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Racial Balancing in Higher Education

ED GORDON, host:

For another side of the story, I'm joined now by Ted Shaw, director, counsel, and president of the NAACP Legal Defense and Educational Fund. Ted, welcome.

Mr. TED SHAW (Director, Counsel, and President, NAACP Legal Defense and Educational Fund): Thank you. Good to be with you.

GORDON: You heard what Mr. Connerly had to say. I'm curious - it seems to be two tracks running. There's the question of whether African-American kids are being given a quality education in this country, and then, of course, the question of Affirmative Action and how the Supreme Court is dealing with it. Some say the waters are being muddied by marrying these two arguments.

Mr. SHAW: Well, the issue of quality education is not identical to the issue of whether we're going to have desegregated educational or integrated educational opportunities, although the two are not entirely unrelated. I think that, unfortunately in this country, we've gone back to the challenge of trying to figure out whether we can make racially separate education equal. My view is that it's not that black children have to sit next to white children in order to learn, because there's something magic about white children that will rub off against black children.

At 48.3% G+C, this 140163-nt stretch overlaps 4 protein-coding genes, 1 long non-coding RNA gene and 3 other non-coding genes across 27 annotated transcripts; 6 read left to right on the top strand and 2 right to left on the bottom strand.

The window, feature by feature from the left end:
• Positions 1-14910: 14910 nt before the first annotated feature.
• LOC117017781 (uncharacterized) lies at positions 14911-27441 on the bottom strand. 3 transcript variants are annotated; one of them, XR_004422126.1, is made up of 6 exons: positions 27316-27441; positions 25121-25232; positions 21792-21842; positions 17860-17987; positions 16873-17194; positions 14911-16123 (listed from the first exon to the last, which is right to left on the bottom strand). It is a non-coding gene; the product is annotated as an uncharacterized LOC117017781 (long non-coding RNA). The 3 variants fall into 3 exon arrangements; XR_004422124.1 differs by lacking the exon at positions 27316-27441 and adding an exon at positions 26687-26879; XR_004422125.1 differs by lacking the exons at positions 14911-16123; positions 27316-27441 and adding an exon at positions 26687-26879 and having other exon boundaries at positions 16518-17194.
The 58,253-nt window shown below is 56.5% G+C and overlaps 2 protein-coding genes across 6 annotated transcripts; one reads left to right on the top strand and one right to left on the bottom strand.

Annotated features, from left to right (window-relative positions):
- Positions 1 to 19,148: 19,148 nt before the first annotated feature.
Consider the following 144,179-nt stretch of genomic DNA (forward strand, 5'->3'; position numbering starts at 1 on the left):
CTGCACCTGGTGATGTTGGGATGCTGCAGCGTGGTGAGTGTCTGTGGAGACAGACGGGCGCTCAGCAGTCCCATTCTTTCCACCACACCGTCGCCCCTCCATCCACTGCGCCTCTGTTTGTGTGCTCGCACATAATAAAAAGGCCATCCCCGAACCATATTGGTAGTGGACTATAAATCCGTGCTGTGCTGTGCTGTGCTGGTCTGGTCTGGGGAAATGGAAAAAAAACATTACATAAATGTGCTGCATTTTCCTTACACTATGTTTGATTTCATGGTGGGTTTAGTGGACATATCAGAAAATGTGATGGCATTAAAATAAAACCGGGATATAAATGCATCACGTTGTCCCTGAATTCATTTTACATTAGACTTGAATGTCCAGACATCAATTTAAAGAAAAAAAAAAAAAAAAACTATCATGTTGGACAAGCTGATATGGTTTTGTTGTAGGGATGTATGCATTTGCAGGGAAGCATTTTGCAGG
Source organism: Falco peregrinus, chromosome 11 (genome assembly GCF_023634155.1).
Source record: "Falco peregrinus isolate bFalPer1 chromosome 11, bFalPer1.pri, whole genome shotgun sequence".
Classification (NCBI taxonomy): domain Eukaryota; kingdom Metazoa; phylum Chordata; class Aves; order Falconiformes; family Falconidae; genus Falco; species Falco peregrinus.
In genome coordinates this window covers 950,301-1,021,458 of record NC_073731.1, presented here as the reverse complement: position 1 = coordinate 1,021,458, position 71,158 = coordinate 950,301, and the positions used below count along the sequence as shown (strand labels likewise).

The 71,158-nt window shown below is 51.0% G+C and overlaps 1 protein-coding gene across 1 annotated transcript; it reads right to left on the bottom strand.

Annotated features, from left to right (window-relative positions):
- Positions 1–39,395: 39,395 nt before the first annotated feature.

But we know there are affects of racially isolated and also poverty impacted public school education that we need to recognize and address. The issue in the two Supreme Court cases that the Court cases that the Court has decided to hear is whether or not voluntary integration efforts will be legal and constitutional. And if have we reached a point in this country where that is going to be outlawed, then that's a terrible, terrible regression back to the days before Brown vs. Board of Education.

GORDON: What's the biggest magnitude of possible decisions here, Ted, when you look at the difference between the University of Michigan case on Affirmative Action a few years ago? Here we're talking about public education, which should be accessible to everyone, versus what was looked at before. Will this be more far reaching?

Mr. SHAW: Well, it's hard to say. The Michigan case involves access to selective universities. Not everybody goes to college. But everybody goes to elementary and secondary school, not necessarily a public school. But most of our children in this country do attend public schools. And, in that sense, this is going to have far reach.

The analysis of the issues should be different when one compares elementary and secondary school voluntary integration attempts and admissions to higher education in selective institutions. On the other hand, there's a common question that is being driven by ideologue on the conservative side of the fence. They're trying to outlaw any and all attempts to make progress with respect to racial inequities in a race-conscious way. Now the truth is, is that any time you want to address racial inequity, you're going to act in race-conscious ways.